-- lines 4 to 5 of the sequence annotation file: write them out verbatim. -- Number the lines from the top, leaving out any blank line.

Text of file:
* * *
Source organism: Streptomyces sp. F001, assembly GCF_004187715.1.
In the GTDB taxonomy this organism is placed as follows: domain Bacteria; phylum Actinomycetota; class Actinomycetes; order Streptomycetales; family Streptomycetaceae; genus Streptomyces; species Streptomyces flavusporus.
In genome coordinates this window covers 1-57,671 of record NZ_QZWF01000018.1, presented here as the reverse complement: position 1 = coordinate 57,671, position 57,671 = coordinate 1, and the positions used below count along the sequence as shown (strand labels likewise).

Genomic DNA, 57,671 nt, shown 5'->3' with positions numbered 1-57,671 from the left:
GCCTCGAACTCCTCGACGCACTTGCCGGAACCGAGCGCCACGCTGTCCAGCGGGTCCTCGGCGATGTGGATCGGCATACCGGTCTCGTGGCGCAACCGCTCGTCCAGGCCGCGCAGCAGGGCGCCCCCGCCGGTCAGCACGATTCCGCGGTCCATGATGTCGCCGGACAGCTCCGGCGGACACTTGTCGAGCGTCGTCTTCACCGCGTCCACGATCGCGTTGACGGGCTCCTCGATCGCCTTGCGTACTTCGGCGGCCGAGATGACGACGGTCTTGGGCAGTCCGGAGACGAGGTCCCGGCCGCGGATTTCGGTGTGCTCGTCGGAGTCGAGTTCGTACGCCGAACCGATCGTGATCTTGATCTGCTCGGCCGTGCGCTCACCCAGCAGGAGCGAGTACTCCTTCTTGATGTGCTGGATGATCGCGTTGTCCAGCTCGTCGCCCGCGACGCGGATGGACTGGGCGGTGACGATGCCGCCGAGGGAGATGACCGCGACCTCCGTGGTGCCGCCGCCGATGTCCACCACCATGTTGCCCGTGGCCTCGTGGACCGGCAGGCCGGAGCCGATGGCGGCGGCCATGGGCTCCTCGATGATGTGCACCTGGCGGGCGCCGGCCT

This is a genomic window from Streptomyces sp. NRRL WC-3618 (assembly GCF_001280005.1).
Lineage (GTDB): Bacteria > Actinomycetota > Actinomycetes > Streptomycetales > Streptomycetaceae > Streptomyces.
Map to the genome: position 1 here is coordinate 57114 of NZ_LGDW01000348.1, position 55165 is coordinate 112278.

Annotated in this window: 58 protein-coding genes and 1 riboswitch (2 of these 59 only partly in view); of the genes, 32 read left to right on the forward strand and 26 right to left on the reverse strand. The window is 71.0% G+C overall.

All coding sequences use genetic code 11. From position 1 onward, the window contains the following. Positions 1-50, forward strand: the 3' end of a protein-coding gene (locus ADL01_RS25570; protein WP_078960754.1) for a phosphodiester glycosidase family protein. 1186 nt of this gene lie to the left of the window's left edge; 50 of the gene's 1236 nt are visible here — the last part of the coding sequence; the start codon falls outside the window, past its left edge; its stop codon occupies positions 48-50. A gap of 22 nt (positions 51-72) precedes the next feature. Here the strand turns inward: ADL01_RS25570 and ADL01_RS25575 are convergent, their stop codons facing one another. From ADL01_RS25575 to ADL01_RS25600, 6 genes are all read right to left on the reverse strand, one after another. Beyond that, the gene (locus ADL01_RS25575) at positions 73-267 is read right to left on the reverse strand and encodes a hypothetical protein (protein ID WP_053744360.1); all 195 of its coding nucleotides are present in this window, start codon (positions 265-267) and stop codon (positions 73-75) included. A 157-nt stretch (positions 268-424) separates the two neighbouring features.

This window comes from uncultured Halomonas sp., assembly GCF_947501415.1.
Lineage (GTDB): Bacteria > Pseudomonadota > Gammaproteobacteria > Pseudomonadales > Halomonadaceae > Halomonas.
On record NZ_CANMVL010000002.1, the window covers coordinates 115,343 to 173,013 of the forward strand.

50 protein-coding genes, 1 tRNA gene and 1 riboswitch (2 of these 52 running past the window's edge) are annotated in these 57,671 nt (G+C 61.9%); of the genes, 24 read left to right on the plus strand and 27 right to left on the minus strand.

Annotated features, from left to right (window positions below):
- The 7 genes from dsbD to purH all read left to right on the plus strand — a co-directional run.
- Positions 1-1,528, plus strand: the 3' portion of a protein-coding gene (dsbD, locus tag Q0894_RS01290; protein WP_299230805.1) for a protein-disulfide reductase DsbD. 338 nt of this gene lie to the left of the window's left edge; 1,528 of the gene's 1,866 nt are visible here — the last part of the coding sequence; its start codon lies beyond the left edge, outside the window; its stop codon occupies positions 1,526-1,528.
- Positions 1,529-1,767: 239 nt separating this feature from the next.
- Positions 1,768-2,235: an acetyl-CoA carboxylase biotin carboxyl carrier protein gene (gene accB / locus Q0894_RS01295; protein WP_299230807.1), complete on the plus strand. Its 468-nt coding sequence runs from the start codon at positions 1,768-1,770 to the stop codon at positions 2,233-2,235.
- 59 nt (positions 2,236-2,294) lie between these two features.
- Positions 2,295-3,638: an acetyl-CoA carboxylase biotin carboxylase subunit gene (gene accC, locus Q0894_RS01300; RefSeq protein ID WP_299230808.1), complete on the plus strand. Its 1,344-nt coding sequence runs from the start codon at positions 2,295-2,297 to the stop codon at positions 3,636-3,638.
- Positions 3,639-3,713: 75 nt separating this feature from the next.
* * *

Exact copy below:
Genomic DNA, 57,671 nt, shown 5'->3' with positions numbered 1-57,671 from the left:
GCCTCGAACTCCTCGACGCACTTGCCGGAACCGAGCGCCACGCTGTCCAGCGGGTCCTCGGCGATGTGGATCGGCATACCGGTCTCGTGGCGCAACCGCTCGTCCAGGCCGCGCAGCAGGGCGCCCCCGCCGGTCAGCACGATTCCGCGGTCCATGATGTCGCCGGACAGCTCCGGCGGACACTTGTCGAGCGTCGTCTTCACCGCGTCCACGATCGCGTTGACGGGCTCCTCGATCGCCTTGCGTACTTCGGCGGCCGAGATGACGACGGTCTTGGGCAGTCCGGAGACGAGGTCCCGGCCGCGGATTTCGGTGTGCTCGTCGGAGTCGAGTTCGTACGCCGAACCGATCGTGATCTTGATCTGCTCGGCCGTGCGCTCACCCAGCAGGAGCGAGTACTCCTTCTTGATGTGCTGGATGATCGCGTTGTCCAGCTCGTCGCCCGCGACGCGGATGGACTGGGCGGTGACGATGCCGCCGAGGGAGATGACCGCGACCTCCGTGGTGCCGCCGCCGATGTCCACCACCATGTTGCCCGTGGCCTCGTGGACCGGCAGGCCGGAGCCGATGGCGGCGGCCATGGGCTCCTCGATGATGTGCACCTGGCGGGCGCCGGCCT